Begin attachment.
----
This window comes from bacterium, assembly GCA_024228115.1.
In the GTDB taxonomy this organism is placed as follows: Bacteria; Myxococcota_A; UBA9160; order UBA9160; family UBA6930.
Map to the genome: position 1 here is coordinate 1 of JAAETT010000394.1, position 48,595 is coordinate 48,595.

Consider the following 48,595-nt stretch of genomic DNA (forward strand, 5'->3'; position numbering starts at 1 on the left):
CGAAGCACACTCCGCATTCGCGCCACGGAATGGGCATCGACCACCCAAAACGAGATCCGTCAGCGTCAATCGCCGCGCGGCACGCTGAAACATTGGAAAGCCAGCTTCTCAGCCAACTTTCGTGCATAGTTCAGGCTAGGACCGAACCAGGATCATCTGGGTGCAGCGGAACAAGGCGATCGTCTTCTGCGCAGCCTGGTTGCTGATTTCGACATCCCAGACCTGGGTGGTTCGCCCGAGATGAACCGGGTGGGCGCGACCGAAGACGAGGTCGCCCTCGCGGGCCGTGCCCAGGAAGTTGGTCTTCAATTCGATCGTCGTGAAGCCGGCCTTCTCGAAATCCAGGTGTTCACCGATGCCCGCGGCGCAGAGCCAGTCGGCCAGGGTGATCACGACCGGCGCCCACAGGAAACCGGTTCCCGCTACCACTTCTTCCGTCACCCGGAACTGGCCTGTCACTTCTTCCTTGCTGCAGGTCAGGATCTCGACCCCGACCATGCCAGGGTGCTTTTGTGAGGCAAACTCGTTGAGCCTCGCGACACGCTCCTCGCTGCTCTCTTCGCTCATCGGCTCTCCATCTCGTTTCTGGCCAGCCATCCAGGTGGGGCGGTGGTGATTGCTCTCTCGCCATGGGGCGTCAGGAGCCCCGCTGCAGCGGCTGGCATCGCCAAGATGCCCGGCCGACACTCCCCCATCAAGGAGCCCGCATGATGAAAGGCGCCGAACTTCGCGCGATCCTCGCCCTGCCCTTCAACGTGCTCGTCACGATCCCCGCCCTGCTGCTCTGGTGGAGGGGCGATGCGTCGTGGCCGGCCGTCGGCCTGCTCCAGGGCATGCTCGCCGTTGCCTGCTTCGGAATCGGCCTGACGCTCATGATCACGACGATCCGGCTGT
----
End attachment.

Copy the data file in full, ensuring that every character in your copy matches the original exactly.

This window comes from bacterium, assembly GCA_024228115.1.
In the GTDB taxonomy this organism is placed as follows: Bacteria; Myxococcota_A; UBA9160; order UBA9160; family UBA6930.
Map to the genome: position 1 here is coordinate 1 of JAAETT010000394.1, position 48,595 is coordinate 48,595.

Consider the following 48,595-nt stretch of genomic DNA (forward strand, 5'->3'; position numbering starts at 1 on the left):
CGAAGCACACTCCGCATTCGCGCCACGGAATGGGCATCGACCACCCAAAACGAGATCCGTCAGCGTCAATCGCCGCGCGGCACGCTGAAACATTGGAAAGCCAGCTTCTCAGCCAACTTTCGTGCATAGTTCAGGCTAGGACCGAACCAGGATCATCTGGGTGCAGCGGAACAAGGCGATCGTCTTCTGCGCAGCCTGGTTGCTGATTTCGACATCCCAGACCTGGGTGGTTCGCCCGAGATGAACCGGGTGGGCGCGACCGAAGACGAGGTCGCCCTCGCGGGCCGTGCCCAGGAAGTTGGTCTTCAATTCGATCGTCGTGAAGCCGGCCTTCTCGAAATCCAGGTGTTCACCGATGCCCGCGGCGCAGAGCCAGTCGGCCAGGGTGATCACGACCGGCGCCCACAGGAAACCGGTTCCCGCTACCACTTCTTCCGTCACCCGGAACTGGCCTGTCACTTCTTCCTTGCTGCAGGTCAGGATCTCGACCCCGACCATGCCAGGGTGCTTTTGTGAGGCAAACTCGTTGAGCCTCGCGACACGCTCCTCGCTGCTCTCTTCGCTCATCGGCTCTCCATCTCGTTTCTGGCCAGCCATCCAGGTGGGGCGGTGGTGATTGCTCTCTCGCCATGGGGCGTCAGGAGCCCCGCTGCAGCGGCTGGCATCGCCAAGATGCCCGGCCGACACTCCCCCATCAAGGAGCCCGCATGATGAAAGGCGCCGAACTTCGCGCGATCCTCGCCCTGCCCTTCAACGTGCTCGTCACGATCCCCGCCCTGCTGCTCTGGTGGAGGGGCGATGCGTCGTGGCCGGCCGTCGGCCTGCTCCAGGGCATGCTCGCCGTTGCCTGCTTCGGAATCGGCCTGACGCTCATGATCACGACGATCCGGCTGT